In case you didn’t know

As a TNT mentor, I’m not technically supposed to give much in the way of advice. I can, of course, answer questions when directly asked, but anything that might fall under the umbrella of “coaching” should be deferred to those best suited (and insured) to cover it… namely the coaches. Yet in chatting with participants, particularly those new to cycling, I can’t help but think of all those little tips, tricks and just general knowledge that I now take for granted (so coaches probably definitely do!). I point things out where I think its appropriate… but I couldn’t help (when distracting myself on the last couple weeks’ rides) making a mental list of  stuff I wish someone had told me early in my riding career. While printing a flier to hand out at our next training session might be a bit presumptuous (and crazy), I figure I can’t get in too much trouble (or ruin too many lives) posting it on here!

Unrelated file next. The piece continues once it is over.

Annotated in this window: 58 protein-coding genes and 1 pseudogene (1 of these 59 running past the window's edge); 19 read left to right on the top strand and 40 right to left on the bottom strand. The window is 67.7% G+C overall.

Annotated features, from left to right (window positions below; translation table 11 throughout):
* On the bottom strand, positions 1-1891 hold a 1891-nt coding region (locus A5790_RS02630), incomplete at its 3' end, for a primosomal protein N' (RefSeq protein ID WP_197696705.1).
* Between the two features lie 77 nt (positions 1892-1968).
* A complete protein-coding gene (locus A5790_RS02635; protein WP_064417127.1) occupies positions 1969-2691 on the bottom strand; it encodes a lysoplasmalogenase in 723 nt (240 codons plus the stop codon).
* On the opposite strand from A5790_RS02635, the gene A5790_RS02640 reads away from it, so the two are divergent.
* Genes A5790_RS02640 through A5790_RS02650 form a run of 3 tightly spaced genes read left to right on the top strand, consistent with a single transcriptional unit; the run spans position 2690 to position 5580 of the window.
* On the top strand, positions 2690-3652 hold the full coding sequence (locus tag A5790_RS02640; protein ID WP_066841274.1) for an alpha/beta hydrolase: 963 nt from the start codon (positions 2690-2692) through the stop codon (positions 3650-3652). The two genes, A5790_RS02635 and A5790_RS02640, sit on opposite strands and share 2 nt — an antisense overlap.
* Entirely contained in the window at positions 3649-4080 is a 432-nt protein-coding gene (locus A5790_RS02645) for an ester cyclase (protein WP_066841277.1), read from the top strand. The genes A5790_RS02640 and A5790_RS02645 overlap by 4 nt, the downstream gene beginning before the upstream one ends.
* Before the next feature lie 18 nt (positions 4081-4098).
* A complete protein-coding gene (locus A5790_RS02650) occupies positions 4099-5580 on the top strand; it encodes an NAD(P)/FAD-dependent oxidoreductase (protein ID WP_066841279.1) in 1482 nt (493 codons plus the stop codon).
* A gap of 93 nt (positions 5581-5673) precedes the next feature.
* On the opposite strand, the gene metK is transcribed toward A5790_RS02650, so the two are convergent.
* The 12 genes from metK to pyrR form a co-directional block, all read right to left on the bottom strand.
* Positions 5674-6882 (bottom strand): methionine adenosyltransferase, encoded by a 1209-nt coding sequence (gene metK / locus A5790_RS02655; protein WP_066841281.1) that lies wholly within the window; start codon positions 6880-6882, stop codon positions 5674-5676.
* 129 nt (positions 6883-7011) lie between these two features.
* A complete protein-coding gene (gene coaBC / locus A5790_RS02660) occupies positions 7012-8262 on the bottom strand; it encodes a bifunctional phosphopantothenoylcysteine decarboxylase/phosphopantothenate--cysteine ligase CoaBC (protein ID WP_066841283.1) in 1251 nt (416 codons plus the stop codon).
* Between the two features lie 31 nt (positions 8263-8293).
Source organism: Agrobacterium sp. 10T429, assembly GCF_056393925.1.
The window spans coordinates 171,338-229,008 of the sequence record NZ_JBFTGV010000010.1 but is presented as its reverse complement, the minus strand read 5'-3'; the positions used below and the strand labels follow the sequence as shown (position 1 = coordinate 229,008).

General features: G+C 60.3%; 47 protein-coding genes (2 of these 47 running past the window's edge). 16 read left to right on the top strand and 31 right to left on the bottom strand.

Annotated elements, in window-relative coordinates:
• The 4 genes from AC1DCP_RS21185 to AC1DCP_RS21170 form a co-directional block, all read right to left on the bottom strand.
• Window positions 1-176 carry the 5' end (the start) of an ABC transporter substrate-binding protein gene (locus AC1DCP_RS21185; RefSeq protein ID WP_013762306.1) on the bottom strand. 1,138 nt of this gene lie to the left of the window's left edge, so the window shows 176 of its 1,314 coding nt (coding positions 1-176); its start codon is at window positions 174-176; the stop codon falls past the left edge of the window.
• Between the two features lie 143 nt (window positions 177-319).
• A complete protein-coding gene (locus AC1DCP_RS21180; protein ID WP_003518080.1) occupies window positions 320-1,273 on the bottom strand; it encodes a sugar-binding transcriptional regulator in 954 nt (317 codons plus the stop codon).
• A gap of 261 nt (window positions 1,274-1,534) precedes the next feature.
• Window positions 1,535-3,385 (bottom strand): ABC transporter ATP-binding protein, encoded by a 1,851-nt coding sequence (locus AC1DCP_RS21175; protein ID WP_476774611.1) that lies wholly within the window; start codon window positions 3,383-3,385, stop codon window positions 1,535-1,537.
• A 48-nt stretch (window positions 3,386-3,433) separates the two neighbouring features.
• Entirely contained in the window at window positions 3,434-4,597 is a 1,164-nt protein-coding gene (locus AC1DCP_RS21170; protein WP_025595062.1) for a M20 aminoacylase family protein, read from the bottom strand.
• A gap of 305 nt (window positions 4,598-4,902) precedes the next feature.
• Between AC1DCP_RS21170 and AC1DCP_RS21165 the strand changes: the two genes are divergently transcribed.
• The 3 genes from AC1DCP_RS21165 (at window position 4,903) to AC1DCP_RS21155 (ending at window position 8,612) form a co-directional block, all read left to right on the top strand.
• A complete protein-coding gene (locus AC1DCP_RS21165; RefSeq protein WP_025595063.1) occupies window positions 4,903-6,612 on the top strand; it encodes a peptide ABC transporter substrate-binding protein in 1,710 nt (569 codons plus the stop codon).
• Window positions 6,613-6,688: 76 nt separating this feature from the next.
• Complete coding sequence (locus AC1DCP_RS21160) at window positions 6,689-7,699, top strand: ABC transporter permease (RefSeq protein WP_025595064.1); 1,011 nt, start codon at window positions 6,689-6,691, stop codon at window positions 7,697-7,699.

A Few Things I Wanted to Mention, Just in Case You Didn’t Know:

  • Gearing up
    • Invest in comfortable gear. Touch the fabrics, try things on and pick stuff that feels good to you and on you. If you’re lucky, it might come cheap… but even $150 investment once is going to pay you back tenfold when you can ride 8 hours without thinking about chafing.
    • For the love of gawd, wear bike shorts. Yeah, they look ridiculous. But you know that… umm… uncomfortable feeling “down there” that you’ve been hoping will go away for the last two weeks? Not gonna happen in cotton workout shorts. I promise. Suck it up and join the “Spandex Adult Diaper Club.” You’ll be in good company!